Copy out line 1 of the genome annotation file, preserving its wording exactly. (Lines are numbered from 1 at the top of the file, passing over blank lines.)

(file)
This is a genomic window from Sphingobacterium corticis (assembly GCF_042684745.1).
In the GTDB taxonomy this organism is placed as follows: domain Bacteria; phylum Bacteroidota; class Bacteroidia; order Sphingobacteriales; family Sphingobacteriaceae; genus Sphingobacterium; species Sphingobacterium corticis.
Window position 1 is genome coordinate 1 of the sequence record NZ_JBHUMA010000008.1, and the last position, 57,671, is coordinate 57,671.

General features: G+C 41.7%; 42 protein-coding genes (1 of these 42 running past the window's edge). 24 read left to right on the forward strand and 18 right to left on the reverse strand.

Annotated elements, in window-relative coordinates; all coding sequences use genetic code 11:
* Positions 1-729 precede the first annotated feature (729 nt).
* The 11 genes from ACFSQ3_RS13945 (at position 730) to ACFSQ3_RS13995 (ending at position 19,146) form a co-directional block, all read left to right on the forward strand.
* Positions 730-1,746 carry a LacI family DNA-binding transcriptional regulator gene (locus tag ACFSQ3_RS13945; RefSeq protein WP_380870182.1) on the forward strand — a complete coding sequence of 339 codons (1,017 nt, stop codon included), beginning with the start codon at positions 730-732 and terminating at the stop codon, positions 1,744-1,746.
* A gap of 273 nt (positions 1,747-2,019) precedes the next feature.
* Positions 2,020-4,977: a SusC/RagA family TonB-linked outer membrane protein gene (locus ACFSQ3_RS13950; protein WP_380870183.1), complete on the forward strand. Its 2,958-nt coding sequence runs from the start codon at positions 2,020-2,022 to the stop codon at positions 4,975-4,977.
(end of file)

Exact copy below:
This is a genomic window from Sphingobacterium corticis (assembly GCF_042684745.1).